/ Language: English / Genre:sf,

World of Chance

Philip Dick


Philip K. Dick

World of Chance

Chapter I

There had been harbingers.

Early in May of 2203 newsmachines were excited by a flight of white crows over Sweden. A series of un­explained fires demolished half the Oiseau-Lyre Hill, an industrial pivot of the system. Small stones fell near work-camp installations on Mars. At Batavia, the Directorate of the nine-planet Federation, a two-headed calf was born, a sign that something of incredible magni­tude was brewing.

Everybody speculated on what the forces of Nature in­tended. Everybody guessed, consulted, and argued about the bottle—the socialized instrument of chance. Directorate fortune-tellers were booked up weeks in advance.

But one man's harbinger is another man's event. The first reaction from Oiseau-Lyre to its limited catastrophe was to create total catastrophe for half its employees. Fealty oaths were dissolved, and a variety of research technicians were tossed out. Adrift, they became a further symptom of the approaching moment-of-importance for the system. Most of these technicians floundered and were lost among the masses. But not all.

Ted Benteley yanked his dismissal notice from the board and as he walked to his office he tore the notice to bits. His reaction differed from that of those around him; he was glad to have his oath severed. For thirteen years he had been trying to break his fealty oath with Oiseau-Lyre.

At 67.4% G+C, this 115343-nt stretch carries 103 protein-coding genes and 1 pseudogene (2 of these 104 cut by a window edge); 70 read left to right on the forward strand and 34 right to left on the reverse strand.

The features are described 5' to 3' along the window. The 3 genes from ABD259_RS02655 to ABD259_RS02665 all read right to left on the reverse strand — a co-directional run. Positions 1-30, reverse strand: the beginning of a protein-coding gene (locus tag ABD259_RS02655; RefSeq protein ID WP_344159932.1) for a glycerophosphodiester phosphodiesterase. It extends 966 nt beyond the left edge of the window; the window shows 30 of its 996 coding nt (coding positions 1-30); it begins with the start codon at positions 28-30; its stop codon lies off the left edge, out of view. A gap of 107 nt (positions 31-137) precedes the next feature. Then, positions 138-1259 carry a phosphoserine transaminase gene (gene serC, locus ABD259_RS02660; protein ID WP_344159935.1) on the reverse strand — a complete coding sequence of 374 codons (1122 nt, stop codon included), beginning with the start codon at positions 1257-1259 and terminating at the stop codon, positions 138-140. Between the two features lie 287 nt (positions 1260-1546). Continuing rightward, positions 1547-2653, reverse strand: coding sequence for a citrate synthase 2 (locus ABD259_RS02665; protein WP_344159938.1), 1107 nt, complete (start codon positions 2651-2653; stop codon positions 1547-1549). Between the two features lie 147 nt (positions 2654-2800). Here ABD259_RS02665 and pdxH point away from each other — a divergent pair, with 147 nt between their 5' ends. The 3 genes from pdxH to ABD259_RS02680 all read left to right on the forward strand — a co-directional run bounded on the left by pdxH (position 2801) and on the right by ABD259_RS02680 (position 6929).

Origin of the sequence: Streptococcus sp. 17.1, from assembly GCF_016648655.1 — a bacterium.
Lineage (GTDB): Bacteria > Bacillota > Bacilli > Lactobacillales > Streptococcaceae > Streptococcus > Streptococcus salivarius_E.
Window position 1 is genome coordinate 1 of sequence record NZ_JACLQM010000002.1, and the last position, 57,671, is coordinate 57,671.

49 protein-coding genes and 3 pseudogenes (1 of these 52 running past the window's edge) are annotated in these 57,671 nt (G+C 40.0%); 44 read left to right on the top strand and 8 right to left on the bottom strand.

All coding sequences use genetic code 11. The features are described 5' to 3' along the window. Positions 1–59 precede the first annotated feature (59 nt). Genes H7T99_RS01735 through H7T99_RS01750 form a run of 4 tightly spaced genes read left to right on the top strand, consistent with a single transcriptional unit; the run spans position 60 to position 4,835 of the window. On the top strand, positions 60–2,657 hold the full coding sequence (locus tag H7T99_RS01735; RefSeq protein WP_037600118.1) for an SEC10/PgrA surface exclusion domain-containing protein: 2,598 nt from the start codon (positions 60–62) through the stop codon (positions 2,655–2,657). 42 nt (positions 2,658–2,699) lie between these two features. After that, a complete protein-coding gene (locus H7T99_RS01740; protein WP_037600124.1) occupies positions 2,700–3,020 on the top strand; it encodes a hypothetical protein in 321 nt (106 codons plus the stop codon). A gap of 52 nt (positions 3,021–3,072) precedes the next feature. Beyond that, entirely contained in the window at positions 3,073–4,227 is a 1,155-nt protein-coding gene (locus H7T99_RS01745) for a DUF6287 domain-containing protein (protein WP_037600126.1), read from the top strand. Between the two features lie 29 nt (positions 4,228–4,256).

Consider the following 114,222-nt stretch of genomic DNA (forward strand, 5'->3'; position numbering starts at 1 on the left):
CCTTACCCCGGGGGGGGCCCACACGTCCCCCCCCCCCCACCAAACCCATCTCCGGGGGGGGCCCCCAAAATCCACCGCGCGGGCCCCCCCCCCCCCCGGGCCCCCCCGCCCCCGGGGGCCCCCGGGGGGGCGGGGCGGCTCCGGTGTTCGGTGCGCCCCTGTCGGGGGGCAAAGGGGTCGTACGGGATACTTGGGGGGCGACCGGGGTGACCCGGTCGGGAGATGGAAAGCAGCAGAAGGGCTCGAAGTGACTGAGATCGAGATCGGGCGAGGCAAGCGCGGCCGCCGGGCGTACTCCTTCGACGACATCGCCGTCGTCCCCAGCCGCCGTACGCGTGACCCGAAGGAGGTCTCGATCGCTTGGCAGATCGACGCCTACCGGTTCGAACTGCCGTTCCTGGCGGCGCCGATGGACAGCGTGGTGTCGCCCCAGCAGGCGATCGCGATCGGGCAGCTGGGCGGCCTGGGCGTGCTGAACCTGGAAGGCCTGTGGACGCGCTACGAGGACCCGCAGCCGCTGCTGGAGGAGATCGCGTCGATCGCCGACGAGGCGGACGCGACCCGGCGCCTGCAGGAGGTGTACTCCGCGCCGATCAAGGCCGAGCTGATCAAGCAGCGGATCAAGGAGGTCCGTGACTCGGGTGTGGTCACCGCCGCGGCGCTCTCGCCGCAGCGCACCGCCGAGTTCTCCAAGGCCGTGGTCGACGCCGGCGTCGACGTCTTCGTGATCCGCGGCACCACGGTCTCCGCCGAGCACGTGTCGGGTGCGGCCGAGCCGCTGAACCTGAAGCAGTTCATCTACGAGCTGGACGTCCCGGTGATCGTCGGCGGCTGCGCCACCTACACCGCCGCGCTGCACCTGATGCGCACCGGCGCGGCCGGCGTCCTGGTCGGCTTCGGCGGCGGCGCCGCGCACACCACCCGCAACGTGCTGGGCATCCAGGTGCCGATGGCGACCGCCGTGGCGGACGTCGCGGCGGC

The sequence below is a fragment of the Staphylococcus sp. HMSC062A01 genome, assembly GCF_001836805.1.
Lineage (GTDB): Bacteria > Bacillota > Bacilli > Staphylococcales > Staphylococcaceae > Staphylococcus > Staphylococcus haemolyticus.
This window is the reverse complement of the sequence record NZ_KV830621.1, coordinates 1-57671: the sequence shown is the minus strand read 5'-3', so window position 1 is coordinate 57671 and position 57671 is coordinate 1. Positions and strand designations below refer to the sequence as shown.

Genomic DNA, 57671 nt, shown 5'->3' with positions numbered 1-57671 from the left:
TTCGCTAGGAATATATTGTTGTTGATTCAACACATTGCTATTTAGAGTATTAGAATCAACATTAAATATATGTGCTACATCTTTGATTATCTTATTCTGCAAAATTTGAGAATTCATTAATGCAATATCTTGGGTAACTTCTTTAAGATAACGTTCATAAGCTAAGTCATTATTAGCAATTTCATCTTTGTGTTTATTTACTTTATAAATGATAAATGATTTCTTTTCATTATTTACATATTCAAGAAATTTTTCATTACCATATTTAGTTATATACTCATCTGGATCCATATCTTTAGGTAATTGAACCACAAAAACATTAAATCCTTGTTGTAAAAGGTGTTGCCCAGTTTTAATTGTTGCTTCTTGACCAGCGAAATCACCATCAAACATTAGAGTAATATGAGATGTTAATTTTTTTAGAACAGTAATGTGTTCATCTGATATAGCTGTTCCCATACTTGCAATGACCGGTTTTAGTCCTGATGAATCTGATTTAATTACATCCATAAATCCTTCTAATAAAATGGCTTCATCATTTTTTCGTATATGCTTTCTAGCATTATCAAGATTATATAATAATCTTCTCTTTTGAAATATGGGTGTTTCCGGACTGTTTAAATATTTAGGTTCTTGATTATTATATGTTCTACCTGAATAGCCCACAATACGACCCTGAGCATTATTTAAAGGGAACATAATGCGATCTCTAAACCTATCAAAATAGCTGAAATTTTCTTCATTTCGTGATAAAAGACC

He locked his office door, snapped off his Inter-Plan Visual Industries Corp. screen, and did some thinking. It took only an hour to develop his plan of action.

At noon Oiseau-Lyre's outworker department returned his power card. His one chance out of six billion in the great lottery. His fragile possibility of being twitched by the random motion of the bottle to the Number One class position. Politically speaking, he was back thirty-three years; the power-card was coded at the moment of birth.

At two-thirty he dissolved his remaining fealty connec­tions at Oiseau-Lyre; they were mostly with himself as protector and somebody else as serf. By four o'clock he had liquidated his assets and had bought a first-class trans­port ticket. Before nightfall he was on his way out of Europe, heading for the Indonesian Empire.

In Batavia he rented a room and unpacked his case; the rest of his possessions were still in France. Curiously, his room overlooked the main Directorate building. Like tropical flies people crept in and out of its many doors. All roads, and all space-lanes, led to Batavia.

His funds didn't amount to much; he could stall only so long. From the Public Information Library he picked up armloads of tape and a basic scanner. As the days passed he built up information relating to all aspects of bio­chemistry, the subject on which his original classification had been won. As he scanned and crammed he kept one thought in mind: applications for positional-fealty oaths were processed only once; if he failed in the first try he was finished.

That first try was going to be successful. He was free of the Hill system, and he wasn't going back.